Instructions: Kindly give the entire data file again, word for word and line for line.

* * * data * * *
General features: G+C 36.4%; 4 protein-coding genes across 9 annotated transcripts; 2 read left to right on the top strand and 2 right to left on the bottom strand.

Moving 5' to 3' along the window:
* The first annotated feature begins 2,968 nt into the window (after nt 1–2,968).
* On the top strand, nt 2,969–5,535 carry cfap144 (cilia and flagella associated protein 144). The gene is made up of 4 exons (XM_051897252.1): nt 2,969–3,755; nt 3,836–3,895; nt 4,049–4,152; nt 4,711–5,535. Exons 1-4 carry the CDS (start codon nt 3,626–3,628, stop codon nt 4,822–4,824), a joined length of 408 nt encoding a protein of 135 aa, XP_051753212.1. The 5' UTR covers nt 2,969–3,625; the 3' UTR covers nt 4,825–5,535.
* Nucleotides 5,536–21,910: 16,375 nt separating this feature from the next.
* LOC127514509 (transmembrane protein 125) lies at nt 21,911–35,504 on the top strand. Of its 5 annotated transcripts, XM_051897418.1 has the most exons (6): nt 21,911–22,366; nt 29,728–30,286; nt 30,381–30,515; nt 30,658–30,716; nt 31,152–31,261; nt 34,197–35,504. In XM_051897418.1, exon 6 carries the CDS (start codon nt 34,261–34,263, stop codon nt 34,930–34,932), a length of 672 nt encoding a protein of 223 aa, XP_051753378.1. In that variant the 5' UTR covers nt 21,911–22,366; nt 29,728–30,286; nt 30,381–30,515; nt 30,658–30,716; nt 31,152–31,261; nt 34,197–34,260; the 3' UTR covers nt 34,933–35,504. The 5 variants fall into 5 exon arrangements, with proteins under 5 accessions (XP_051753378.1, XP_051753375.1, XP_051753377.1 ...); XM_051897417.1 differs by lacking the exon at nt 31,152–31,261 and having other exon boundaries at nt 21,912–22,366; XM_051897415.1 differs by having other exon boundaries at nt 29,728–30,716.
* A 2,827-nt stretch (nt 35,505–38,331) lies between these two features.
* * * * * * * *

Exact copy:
General features: G+C 36.4%; 4 protein-coding genes across 9 annotated transcripts; 2 read left to right on the top strand and 2 right to left on the bottom strand.

Moving 5' to 3' along the window:
* The first annotated feature begins 2,968 nt into the window (after nt 1–2,968).
* On the top strand, nt 2,969–5,535 carry cfap144 (cilia and flagella associated protein 144). The gene is made up of 4 exons (XM_051897252.1): nt 2,969–3,755; nt 3,836–3,895; nt 4,049–4,152; nt 4,711–5,535. Exons 1-4 carry the CDS (start codon nt 3,626–3,628, stop codon nt 4,822–4,824), a joined length of 408 nt encoding a protein of 135 aa, XP_051753212.1. The 5' UTR covers nt 2,969–3,625; the 3' UTR covers nt 4,825–5,535.
* Nucleotides 5,536–21,910: 16,375 nt separating this feature from the next.
* LOC127514509 (transmembrane protein 125) lies at nt 21,911–35,504 on the top strand. Of its 5 annotated transcripts, XM_051897418.1 has the most exons (6): nt 21,911–22,366; nt 29,728–30,286; nt 30,381–30,515; nt 30,658–30,716; nt 31,152–31,261; nt 34,197–35,504. In XM_051897418.1, exon 6 carries the CDS (start codon nt 34,261–34,263, stop codon nt 34,930–34,932), a length of 672 nt encoding a protein of 223 aa, XP_051753378.1. In that variant the 5' UTR covers nt 21,911–22,366; nt 29,728–30,286; nt 30,381–30,515; nt 30,658–30,716; nt 31,152–31,261; nt 34,197–34,260; the 3' UTR covers nt 34,933–35,504. The 5 variants fall into 5 exon arrangements, with proteins under 5 accessions (XP_051753378.1, XP_051753375.1, XP_051753377.1 ...); XM_051897417.1 differs by lacking the exon at nt 31,152–31,261 and having other exon boundaries at nt 21,912–22,366; XM_051897415.1 differs by having other exon boundaries at nt 29,728–30,716.
* A 2,827-nt stretch (nt 35,505–38,331) lies between these two features.